As the people of the world watch, feel, suffer, die and comment on the events occurring in Palestine/Israel, for those wishing to understand, we cannot understand without placing todays actions in a historical context of Israeli/Palestinian relations and also and much more importantly, within the larger context of those things people do and have always done to each other.
The historical context is well provided by the Jews themselves in their books. There we find the story of a nation born out of and around certain spiritual beliefs. This nation then was not formed in the way of some ancient civilizations which grew to power and in size due to commanding personalities who tapped into certain natural resources such as rivers, floodplains, mountains, forests or the seas. The Israelites were formed around commanding personalities who provided a unifying dialogue that spoke to the people of what we call religious matters. The Israelites were a faith-based nomadic nation that decided to put its roots down in the land of Canaan which happened to be already occupied by other tribes, the Jebusites and Philistinians. These tribes were Pagan tribes as were many of the world’s tribes at this time which served in the Israelite mind as justification for the conquest of this land and these people.
My point is not to give the historical run-down of this on-going battle over this land. That information is readily available in many books and presented by writers much more educated on the subject than I. We can however be enlightened by the historical context that is provided in this line of events that stretches back thousands of years and which has provided the world with three major religions (and hundreds of off-shoots) that all grew from the original Abrahamic spiritual concepts and ideas concerning faith in and the nature of a certain monotheistic creator of the universe and in particular the relationship between the God of those people who live in it.
My point is that we can be even more enlightened, honest, and effective in our call for peace by simply advancing in our own minds and in the minds of peace activists world-wide by remembering, exploring and promoting what we know about the basic concepts of social justice and human rights. Although narratives that have formed around the story of these battling nations, from their conquests to their captivities, and because of the religious significance that many hold to these stories and the events they describe, we have come to place a particularly skewed, disproportionate and strangely unrealistic set of perspectives, ideas and explanations to our understanding of this conflict. However complex some would like to make of the understanding of this matter, regardless of the duration of this conflict and the religious overtones of past and present prophetic announcements made to describe the conflict, in truth what we have here is nothing more than your basic struggle over power, over land and questions of dominion. This I believe is why in today’s world where religion is being reconsidered by so many, that the battles fought over Palestinian land are now being seen less as religious conflicts and more through the eyes of social justice and basic human rights. The struggle between Israel and Palestine then is really not much different than the struggles, battles and wars that happen and have happened around the world, between all nations and throughout history.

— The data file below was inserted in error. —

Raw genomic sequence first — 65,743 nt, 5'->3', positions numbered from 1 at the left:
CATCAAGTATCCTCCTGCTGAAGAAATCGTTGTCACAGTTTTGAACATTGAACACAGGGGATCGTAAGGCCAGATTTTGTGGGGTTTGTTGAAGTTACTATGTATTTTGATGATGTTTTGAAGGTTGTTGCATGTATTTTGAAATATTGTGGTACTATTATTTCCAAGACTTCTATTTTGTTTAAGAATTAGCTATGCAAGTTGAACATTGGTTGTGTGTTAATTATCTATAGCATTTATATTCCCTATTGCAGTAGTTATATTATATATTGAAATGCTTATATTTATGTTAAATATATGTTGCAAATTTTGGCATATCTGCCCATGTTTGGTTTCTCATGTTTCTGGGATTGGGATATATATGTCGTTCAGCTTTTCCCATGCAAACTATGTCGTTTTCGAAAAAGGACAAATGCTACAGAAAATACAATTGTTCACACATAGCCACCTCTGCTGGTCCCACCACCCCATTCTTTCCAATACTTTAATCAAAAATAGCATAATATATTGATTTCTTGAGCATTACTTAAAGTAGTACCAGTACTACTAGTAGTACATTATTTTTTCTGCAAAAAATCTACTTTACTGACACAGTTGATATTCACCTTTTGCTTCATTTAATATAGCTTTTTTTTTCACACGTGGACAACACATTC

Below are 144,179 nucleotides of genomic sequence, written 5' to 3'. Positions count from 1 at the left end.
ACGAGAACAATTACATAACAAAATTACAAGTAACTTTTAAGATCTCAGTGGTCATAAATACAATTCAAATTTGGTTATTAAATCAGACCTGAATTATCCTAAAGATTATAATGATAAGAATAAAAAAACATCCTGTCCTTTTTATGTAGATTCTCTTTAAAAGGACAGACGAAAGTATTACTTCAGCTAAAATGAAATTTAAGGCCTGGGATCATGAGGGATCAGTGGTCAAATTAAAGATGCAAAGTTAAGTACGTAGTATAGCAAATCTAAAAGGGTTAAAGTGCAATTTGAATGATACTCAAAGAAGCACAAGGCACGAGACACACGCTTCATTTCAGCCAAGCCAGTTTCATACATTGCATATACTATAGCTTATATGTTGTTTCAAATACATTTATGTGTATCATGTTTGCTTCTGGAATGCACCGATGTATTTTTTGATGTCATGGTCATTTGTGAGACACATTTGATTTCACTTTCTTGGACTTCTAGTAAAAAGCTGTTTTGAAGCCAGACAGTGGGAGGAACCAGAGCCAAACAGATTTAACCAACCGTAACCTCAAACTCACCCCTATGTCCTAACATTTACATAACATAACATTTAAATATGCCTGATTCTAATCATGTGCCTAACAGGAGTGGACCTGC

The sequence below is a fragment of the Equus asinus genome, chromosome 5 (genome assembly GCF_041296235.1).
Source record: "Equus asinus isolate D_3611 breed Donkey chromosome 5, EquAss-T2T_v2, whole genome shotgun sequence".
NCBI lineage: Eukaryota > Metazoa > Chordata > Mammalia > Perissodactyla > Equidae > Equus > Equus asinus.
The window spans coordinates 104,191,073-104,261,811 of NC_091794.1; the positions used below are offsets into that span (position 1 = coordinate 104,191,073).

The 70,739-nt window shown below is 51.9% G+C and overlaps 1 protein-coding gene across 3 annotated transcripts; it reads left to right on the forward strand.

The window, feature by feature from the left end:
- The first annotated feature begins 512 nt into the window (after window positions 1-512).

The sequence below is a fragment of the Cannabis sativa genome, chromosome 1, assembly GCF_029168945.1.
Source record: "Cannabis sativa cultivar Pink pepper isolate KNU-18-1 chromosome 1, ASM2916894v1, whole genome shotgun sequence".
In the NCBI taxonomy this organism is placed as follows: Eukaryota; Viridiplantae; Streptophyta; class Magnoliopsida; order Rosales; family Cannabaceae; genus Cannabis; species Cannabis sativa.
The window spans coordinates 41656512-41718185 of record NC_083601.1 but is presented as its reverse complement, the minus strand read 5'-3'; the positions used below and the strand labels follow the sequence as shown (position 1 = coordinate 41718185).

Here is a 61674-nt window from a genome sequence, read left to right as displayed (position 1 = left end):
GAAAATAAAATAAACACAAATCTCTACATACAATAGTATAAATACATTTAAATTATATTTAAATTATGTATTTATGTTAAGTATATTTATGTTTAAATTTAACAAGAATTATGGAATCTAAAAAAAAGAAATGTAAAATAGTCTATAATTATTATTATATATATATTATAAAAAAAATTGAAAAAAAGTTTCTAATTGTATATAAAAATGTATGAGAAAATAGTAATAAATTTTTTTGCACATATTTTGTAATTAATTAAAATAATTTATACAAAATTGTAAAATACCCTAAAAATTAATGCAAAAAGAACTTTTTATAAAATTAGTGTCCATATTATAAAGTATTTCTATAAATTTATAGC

The conquests of the Americas, of course, quickly come to mind as an example of a similar situation and series of events. A number of Europeans who felt that they needed more room to grow and more freedom for their ideas, wandered across the sea to a new land that was not their own and began to settle in. When they found that it was already occupied by others, that news brought out their European papers and spoken words from those they themselves considered authorities on the matter and declared through The Doctrine of Discovery, handed down by European religious personalities (popes) which stated that because the indigenous people were Pagan that the invading Europeans, being Christians, had a God-given right to the entire continent. This conquest was approved by kings, queens and popes and was to be carried out either by force or conversion but it was to be carried out one way or the other. Such sentiments as these, though they persist both openly and in the shadows, would in today’s world, bring out much criticism and condemnation even from the descendants of those Europeans themselves. It might be said, and gladly by some, that we are evolving away from religious justifications for the abuse of basic human rights.
What we are moving towards then is the possibility for a world that honors basic human rights over religious prejudice and the terrible destruction that has been dealt out and recorded throughout our history in the name of religion. Taking away the religious narratives surrounding the Palestinian/Israeli conflict frees us from ideas that might lead some to hate one whole group and love another regardless of the facts of the actions in the conflict and puts those actions into the lens of individuals who are either for or against basic human rights, basic human decency and a basic respect for the lives and welfare of other human beings.
We do not need to condemn all Jews for the actions of Netanyahu’s government or all Arabs for the actions of the Saudi Royal family or all US citizens for the actions of the US government. We are free then to condemn and perhaps influence or stop those who violate human rights and perpetuate war no matter who they are, from where they come or for whatever religion they claim. This being a much more realistic understanding of these events and the individuals who commit these atrocities we are made free from our own prejudices where we might more honestly confront the matter of hostilities, oppression and war.